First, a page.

f the worldwide Muslim population, the Shi’a account for about thirteen percent
The religion of Islam is generally divided into two main schools; the Sunni and the Shi’a. Of course there are at least five other schools of Islam, however, the Sunni and Shi’a make up the majority of Muslims. (Carmody, 2002) Of the worldwide Muslim population, the Shi’a account for about thirteen percent.
Although this is a small percentage, their influence the world over is strong, especially in the regions of Iraq and Iran where most of them reside. Sunnis, on the other hand, reside mostly in the Middle East, Turkey and Africa. (Smith, 1991) Although there are some major differences between the two sects, they generally follow the same path of faith, stemming from the founder of the religion, Muhammad.
Muhammad was born about 570 C.
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E. Around 610 he began to receive revelations which, after his death, were collected into what became known as the Qur’an. According to Islamic doctrine, these revelations were from a sacred text from heaven which God himself had written.
Seeing a prophet in Muhammad, God sent him the angel Gabriel to reveal what was in the book. (Carmody, 2002) This was the beginning of the religion of Islam.
After Muhammad’s death in 632, the religion of Islam began to split. (Carmody, 2002) The Sunnis began following three main caliphs, or Islamic teachers, who proclaimed themselves the leaders of the religion after Muhammad’s death.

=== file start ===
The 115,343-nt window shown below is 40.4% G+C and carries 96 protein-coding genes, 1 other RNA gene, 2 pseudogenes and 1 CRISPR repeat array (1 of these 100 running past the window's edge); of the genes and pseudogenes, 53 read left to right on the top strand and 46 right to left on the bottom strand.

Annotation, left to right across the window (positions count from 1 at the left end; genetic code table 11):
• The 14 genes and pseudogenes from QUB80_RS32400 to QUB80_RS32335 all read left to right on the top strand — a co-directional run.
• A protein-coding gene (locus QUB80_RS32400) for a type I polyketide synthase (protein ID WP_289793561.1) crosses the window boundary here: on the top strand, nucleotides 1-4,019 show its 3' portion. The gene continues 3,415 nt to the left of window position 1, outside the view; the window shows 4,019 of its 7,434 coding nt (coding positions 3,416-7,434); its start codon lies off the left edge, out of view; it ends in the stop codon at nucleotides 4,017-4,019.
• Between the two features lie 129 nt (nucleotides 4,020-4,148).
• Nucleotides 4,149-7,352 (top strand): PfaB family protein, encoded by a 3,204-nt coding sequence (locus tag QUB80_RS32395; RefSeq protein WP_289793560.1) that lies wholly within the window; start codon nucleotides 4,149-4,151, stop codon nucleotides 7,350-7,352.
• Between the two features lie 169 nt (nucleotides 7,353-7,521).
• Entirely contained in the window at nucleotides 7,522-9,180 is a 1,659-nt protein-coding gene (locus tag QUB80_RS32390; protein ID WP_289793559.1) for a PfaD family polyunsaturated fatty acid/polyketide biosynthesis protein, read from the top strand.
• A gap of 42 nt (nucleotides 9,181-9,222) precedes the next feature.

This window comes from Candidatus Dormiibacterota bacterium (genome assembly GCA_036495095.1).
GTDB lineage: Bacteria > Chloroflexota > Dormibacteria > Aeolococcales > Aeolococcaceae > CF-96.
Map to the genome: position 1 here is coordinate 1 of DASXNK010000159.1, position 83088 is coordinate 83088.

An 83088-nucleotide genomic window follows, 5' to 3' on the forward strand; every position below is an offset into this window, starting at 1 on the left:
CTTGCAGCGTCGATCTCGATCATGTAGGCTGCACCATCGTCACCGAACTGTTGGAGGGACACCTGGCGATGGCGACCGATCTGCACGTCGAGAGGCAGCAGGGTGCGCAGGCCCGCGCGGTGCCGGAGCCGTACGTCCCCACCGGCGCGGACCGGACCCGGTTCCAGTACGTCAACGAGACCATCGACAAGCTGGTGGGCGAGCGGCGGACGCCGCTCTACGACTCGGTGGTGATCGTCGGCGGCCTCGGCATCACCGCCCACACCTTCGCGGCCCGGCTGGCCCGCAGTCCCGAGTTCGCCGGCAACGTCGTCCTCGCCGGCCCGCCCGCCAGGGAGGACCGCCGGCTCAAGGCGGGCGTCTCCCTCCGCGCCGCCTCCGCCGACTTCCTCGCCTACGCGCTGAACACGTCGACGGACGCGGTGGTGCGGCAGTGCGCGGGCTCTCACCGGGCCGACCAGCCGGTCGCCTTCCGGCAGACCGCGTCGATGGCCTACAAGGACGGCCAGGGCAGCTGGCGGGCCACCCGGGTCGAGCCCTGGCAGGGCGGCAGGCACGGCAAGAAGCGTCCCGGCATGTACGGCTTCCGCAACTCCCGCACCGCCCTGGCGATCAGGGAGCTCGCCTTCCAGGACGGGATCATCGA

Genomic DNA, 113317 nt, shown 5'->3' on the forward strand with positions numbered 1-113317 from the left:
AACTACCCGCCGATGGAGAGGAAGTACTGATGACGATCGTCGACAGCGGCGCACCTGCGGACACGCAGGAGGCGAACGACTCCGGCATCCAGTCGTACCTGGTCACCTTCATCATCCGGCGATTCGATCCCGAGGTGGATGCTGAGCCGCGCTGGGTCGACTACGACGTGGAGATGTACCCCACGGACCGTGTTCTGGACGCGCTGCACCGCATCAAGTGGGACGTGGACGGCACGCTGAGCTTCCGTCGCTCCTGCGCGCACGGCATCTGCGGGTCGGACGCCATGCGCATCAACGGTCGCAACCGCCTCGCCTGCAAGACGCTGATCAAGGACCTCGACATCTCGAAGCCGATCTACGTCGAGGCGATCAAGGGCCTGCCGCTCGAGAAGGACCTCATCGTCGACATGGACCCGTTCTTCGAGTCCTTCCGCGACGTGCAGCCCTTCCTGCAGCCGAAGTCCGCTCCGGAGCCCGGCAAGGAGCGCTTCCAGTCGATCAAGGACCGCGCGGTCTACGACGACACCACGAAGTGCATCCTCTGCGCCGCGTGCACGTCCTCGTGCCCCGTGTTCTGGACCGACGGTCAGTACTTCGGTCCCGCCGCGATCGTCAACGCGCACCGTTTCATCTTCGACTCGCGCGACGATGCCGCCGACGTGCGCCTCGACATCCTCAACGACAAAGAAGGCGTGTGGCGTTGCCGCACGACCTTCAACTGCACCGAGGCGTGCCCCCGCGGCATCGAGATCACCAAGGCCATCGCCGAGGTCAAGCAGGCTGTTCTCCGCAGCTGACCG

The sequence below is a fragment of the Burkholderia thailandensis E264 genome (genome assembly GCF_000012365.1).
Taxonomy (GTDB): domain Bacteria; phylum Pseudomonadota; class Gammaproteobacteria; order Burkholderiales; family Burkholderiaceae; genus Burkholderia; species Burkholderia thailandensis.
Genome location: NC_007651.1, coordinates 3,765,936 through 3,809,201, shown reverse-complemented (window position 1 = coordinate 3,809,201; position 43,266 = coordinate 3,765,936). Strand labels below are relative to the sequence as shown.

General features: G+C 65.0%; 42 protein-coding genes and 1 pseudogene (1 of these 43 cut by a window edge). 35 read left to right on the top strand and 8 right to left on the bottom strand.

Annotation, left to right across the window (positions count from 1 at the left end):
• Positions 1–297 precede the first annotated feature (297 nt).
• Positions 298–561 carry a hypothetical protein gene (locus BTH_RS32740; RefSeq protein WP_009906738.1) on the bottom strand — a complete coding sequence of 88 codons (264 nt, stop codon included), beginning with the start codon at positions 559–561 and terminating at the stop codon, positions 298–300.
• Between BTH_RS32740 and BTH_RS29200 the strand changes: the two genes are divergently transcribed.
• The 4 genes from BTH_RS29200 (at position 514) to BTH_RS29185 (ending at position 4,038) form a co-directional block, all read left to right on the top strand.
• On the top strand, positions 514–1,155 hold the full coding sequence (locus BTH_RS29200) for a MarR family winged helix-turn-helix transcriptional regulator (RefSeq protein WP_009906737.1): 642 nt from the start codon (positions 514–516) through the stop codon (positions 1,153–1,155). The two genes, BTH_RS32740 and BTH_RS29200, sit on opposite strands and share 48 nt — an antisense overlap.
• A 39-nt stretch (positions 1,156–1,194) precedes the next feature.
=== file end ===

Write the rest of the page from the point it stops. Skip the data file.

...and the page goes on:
Shi’as, on the other hand, refused to be led by the caliphs and claimed that the true leader of Islam was Muhammad’s son-in-law, Ali. (Smith, 1991) They believed that the family of Muhammad was the only true authority of Islam.
The Shi’a, which literally means “followers,” has both their own traditions and Islamic laws which differ from that of the Sunnis. The Shi’as, for instance, although they follow something similar to the Five Pillars of Islam, do not call it that.
The Five Pillars is central to the belief of Sunnis. Shi’as, however, also have 5 central tenets, but these they call, Usūl al-Dīn, or the “Roots of Religion”. These tenets are Tawhīd (Oneness), Adalah (Justice), Nubuwwah (Prophethood), Imamah (Leadership), and Qiyamah (The Day of Judgment). (Wikipedia, 2006)
Besides these, there are also the Furū al-Dīn, or the “Branches of Religion.” The Furū al-Dīn are basically rules according to which a Muslim should live their life, such as fasting, pilgrimage, prayer, etc. (Wikipedia, 2006)
There have also been cultural practices that over time have developed into strictly Shi’a beliefs. One of these is known as taqiyya. This rule permits a Shi’a to deny their religion to save their life or the lives of family members. According to the Shi’a, the Sunni are wrong in condemning this practice because it is sanctioned by the Qur’an. (Wikipedia, 2006)
Another practice that sets apart the Shi’a from the Sunni is that of Nikah Mut’ah. This has to do with the idea of permitting a fixed-time marriage. It states that a man and woman can, if they both so choose, contractually enter into a marriage for a specified period of time. Although the Sunni frown upon this practice, and the Shi’a do not practice it regularly, they believe it is sanctioned by the Qur’an and therefore permissible. (Wikipedia, 2006)
It is easy for such a large endeavor to get caught up in bureaucracy and find areas in which to split. It makes one wonder what Muhammad would think of the religion if he were around today.
Carmody, D.L., & Brink, T.L. (2002). Ways to the center: An introduction to world religions.Belmont: Wadsworth.
Islam. Islam. In Wikipedia [Web]. Retrieved May 7, 2006, from http://en.wikipedia.org/wiki/Islam#Schools_.28denominations.29
Shi’a Islam. (2006). Shi’a Islam. In Wikipedia [Web]. Retrieved May 7, 2006, from http://en.wikipedia.org/wiki/Shi%27a
Smith, Huston (1991). The World’s Religions. San Francisco: Harper Collins.